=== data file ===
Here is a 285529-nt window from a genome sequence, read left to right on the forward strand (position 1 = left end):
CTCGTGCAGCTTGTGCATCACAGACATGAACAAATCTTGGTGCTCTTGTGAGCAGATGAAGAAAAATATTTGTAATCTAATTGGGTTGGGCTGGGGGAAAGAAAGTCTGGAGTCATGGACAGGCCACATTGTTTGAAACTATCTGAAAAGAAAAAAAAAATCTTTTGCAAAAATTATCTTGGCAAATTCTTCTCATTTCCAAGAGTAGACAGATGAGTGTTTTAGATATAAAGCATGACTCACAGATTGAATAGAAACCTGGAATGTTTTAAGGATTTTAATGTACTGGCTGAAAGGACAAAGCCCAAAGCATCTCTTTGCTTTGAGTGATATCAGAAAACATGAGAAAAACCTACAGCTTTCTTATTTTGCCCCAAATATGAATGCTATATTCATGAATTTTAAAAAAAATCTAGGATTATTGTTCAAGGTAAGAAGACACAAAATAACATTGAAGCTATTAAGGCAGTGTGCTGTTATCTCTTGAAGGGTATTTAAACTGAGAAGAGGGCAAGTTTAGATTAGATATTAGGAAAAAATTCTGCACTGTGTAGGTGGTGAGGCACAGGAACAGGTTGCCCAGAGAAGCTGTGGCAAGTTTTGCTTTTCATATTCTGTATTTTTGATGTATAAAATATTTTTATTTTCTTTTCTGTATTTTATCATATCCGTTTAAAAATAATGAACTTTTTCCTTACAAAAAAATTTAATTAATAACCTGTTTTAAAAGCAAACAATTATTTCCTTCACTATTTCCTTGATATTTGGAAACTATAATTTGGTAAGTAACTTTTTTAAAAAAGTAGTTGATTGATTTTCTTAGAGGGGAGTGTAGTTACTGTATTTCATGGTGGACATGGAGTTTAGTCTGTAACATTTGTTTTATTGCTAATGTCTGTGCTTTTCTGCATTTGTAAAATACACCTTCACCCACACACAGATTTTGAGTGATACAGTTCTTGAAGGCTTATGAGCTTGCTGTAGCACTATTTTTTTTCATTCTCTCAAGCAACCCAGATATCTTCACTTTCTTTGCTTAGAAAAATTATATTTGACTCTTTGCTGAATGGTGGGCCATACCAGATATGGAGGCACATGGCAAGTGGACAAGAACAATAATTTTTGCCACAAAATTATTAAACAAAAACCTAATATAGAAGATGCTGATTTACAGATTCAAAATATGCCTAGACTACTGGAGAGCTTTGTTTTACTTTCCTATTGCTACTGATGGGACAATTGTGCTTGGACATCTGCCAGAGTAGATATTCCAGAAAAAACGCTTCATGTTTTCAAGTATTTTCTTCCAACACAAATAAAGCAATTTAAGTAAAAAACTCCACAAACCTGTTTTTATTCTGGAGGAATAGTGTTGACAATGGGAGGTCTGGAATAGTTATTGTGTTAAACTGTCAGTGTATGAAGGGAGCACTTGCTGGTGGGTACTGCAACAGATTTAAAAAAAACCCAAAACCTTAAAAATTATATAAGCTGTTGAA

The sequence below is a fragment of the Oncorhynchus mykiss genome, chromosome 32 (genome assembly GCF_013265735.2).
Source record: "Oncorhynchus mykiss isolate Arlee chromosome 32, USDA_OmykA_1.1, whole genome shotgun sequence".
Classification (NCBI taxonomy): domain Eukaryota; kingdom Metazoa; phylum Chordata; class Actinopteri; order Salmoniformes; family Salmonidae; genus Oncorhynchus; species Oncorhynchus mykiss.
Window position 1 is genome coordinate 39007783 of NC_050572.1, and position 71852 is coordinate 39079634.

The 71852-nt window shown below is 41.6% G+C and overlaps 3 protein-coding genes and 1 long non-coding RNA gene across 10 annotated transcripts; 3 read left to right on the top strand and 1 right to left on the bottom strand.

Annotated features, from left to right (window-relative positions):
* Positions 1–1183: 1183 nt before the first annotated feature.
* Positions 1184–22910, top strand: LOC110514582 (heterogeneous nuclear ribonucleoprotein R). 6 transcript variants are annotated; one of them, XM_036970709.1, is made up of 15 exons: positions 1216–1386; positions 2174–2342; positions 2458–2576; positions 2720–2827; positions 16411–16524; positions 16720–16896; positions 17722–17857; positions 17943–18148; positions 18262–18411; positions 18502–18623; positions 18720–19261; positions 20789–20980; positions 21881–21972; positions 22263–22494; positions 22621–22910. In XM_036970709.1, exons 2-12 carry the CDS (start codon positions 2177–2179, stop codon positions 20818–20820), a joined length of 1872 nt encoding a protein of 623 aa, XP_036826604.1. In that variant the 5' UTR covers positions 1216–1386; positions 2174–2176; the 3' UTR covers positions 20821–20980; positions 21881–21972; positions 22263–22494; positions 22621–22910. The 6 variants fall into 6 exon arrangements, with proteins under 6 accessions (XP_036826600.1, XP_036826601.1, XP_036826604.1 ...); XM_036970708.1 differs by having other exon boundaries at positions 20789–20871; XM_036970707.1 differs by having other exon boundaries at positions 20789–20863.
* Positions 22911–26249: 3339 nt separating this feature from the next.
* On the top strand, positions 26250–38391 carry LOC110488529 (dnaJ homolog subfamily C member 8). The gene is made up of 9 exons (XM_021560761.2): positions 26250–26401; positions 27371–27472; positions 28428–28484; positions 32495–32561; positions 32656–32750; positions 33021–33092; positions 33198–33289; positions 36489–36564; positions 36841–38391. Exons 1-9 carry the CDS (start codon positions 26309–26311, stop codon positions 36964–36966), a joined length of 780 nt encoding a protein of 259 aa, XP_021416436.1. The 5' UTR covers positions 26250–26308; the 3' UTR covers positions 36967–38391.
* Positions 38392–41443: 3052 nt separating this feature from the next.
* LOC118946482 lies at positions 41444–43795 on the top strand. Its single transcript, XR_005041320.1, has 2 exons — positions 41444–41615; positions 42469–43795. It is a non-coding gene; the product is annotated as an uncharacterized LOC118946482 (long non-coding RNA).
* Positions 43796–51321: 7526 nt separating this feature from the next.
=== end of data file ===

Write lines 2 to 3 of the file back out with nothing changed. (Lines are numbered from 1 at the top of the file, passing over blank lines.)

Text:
CTCGTGCAGCTTGTGCATCACAGACATGAACAAATCTTGGTGCTCTTGTGAGCAGATGAAGAAAAATATTTGTAATCTAATTGGGTTGGGCTGGGGGAAAGAAAGTCTGGAGTCATGGACAGGCCACATTGTTTGAAACTATCTGAAAAGAAAAAAAAAATCTTTTGCAAAAATTATCTTGGCAAATTCTTCTCATTTCCAAGAGTAGACAGATGAGTGTTTTAGATATAAAGCATGACTCACAGATTGAATAGAAACCTGGAATGTTTTAAGGATTTTAATGTACTGGCTGAAAGGACAAAGCCCAAAGCATCTCTTTGCTTTGAGTGATATCAGAAAACATGAGAAAAACCTACAGCTTTCTTATTTTGCCCCAAATATGAATGCTATATTCATGAATTTTAAAAAAAATCTAGGATTATTGTTCAAGGTAAGAAGACACAAAATAACATTGAAGCTATTAAGGCAGTGTGCTGTTATCTCTTGAAGGGTATTTAAACTGAGAAGAGGGCAAGTTTAGATTAGATATTAGGAAAAAATTCTGCACTGTGTAGGTGGTGAGGCACAGGAACAGGTTGCCCAGAGAAGCTGTGGCAAGTTTTGCTTTTCATATTCTGTATTTTTGATGTATAAAATATTTTTATTTTCTTTTCTGTATTTTATCATATCCGTTTAAAAATAATGAACTTTTTCCTTACAAAAAAATTTAATTAATAACCTGTTTTAAAAGCAAACAATTATTTCCTTCACTATTTCCTTGATATTTGGAAACTATAATTTGGTAAGTAACTTTTTTAAAAAAGTAGTTGATTGATTTTCTTAGAGGGGAGTGTAGTTACTGTATTTCATGGTGGACATGGAGTTTAGTCTGTAACATTTGTTTTATTGCTAATGTCTGTGCTTTTCTGCATTTGTAAAATACACCTTCACCCACACACAGATTTTGAGTGATACAGTTCTTGAAGGCTTATGAGCTTGCTGTAGCACTATTTTTTTTCATTCTCTCAAGCAACCCAGATATCTTCACTTTCTTTGCTTAGAAAAATTATATTTGACTCTTTGCTGAATGGTGGGCCATACCAGATATGGAGGCACATGGCAAGTGGACAAGAACAATAATTTTTGCCACAAAATTATTAAACAAAAACCTAATATAGAAGATGCTGATTTACAGATTCAAAATATGCCTAGACTACTGGAGAGCTTTGTTTTACTTTCCTATTGCTACTGATGGGACAATTGTGCTTGGACATCTGCCAGAGTAGATATTCCAGAAAAAACGCTTCATGTTTTCAAGTATTTTCTTCCAACACAAATAAAGCAATTTAAGTAAAAAACTCCACAAACCTGTTTTTATTCTGGAGGAATAGTGTTGACAATGGGAGGTCTGGAATAGTTATTGTGTTAAACTGTCAGTGTATGAAGGGAGCACTTGCTGGTGGGTACTGCAACAGATTTAAAAAAAACCCAAAACCTTAAAAATTATATAAGCTGTTGAA

The sequence below is a fragment of the Oncorhynchus mykiss genome, chromosome 32 (genome assembly GCF_013265735.2).